Solution – By mentally preparing for the course a few days before your first day, you can get into a better mindset so you are prepared for the challenges the course throws your way. You should also learn to recognize when you are feeling anxious so you can breathe and relax. by recognizing these feelings you can mitigate them and focus back on learning and having fun.
Struggling with the clutch and friction zone
Problem – One of the things students struggle with the most is the clutch lever and the friction zone. This refers to the point at which the clutch begins to engage and starts putting power to the back wheel. Most students are abrupt with how fast they squeeze and release the clutch lever. This will cause the motorcycle to jerk or stall, which makes students even that much more nervous. As well, students get nervous about twisting the throttle, usually causing them to stall the bike, as they are not giving it enough gas as they release the clutch.
Solution – The solution is to focus on the slow and smooth operation of the clutch lever. The clutch determines how much power you can put to that back wheel. You can twist the throttle to red line but as long as you have the clutch lever pulled in and disengaged, the motorcycle won’t move an inch. And it works like a dimmer switch, where a slow release will only allow a fraction of the power to go to the back wheel until the clutch is completely engaged. And if you feel the motorcycle stalling, give it more throttle. Remember, as long as you are slow and smooth on the clutch, the motorcycle will behave accordingly, regardless of how much you twist the throttle. To get a better feel of the clutch and throttle, practice with the friction zone between drills, when you’re waiting in line, and during quick breaks on the bike. I did this in between drills, where I would use the friction zone to “rock” the bike back and forth. This allowed me to get comfortable with the “bite point” of the clutch and also made me comfortable using more throttle so I didn’t stall.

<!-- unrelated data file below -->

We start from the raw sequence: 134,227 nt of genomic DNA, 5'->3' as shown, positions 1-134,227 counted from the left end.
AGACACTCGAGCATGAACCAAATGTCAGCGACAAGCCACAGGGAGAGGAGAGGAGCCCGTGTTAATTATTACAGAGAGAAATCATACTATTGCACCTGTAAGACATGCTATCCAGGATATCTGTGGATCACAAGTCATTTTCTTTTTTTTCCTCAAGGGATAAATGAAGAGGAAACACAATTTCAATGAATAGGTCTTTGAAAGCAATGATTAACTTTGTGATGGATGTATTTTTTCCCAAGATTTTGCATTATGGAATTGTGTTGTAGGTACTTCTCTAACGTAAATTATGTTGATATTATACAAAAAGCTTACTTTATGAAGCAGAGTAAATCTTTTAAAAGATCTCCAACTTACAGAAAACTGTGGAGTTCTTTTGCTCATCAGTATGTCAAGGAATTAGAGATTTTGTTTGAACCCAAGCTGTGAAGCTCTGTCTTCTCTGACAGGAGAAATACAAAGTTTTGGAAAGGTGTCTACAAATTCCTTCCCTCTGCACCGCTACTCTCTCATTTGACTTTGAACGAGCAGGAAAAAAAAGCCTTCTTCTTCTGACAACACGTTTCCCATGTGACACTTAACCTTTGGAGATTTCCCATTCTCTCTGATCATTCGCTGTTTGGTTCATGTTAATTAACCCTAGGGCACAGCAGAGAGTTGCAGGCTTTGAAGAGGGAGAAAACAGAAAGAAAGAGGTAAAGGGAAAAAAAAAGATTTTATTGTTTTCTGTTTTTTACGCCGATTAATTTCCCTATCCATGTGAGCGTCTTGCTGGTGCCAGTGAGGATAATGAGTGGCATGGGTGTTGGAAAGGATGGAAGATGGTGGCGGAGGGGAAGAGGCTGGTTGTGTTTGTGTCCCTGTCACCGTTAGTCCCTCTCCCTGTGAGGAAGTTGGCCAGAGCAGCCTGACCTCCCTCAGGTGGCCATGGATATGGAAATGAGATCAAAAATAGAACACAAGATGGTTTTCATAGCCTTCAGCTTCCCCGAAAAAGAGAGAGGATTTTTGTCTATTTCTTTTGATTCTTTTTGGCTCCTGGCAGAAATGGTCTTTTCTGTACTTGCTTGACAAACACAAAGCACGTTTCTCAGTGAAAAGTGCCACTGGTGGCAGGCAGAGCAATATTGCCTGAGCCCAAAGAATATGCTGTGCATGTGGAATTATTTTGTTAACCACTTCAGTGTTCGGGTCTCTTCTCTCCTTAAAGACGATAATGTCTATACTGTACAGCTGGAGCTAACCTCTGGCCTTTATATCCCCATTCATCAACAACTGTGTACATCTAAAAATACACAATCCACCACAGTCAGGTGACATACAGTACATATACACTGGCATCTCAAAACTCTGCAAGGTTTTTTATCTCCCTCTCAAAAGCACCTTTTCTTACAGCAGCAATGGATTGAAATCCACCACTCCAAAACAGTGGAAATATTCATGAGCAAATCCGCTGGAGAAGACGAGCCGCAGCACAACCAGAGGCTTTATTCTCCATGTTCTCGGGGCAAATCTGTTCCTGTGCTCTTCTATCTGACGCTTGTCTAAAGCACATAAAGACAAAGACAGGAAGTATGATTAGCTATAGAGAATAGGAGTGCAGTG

Struggling with slow-speed maneuvers
Problem – Slow speed maneuvering causes the bike to feel more unstable and will make new riders feel unbalanced. This causes them to look down instead of where they need to go making the problem even worse.
Solution – The first solution is to always look where you want to go. It seems counter-intuitive, but we tend to steer the motorcycle where we are looking, regardless of our skill. By looking where you want to go, you will naturally get better at making the bike follow along. The real ninja tip though is to keep the motorcycle in the friction zone with your foot on the back brake. Just like a bike, motorcycles want to stay upright when they’re moving. When you release power to the back wheel at low speeds, the motorcycle becomes extremely unstable and you lose your ability to balance it with the throttle. By keeping the motorcycle in the friction zone, it will want to stay upright and if it starts to feel unstable, you can easily regain balance by adding a little throttle. And don’t forget to use that back brake. While the front brake will be the majority of your stopping power, the back brake does wonder for slow-speed maneuvering. Lightly using the rear brake at low speeds will make the motorcycle more grounded and stable, almost making it feel like you’re pulling a trailer behind you. And if you need to slow down, you can easily use the back brake to regulate your speed during the slow speed drills. By staying in the friction zone and using the back brakes, you will have a lot of confidence with your slow-speed maneuvers. And for extra credit, try to practice on a regular bike. A lot of the same principles apply, especially vision, and this can prepare you for the course.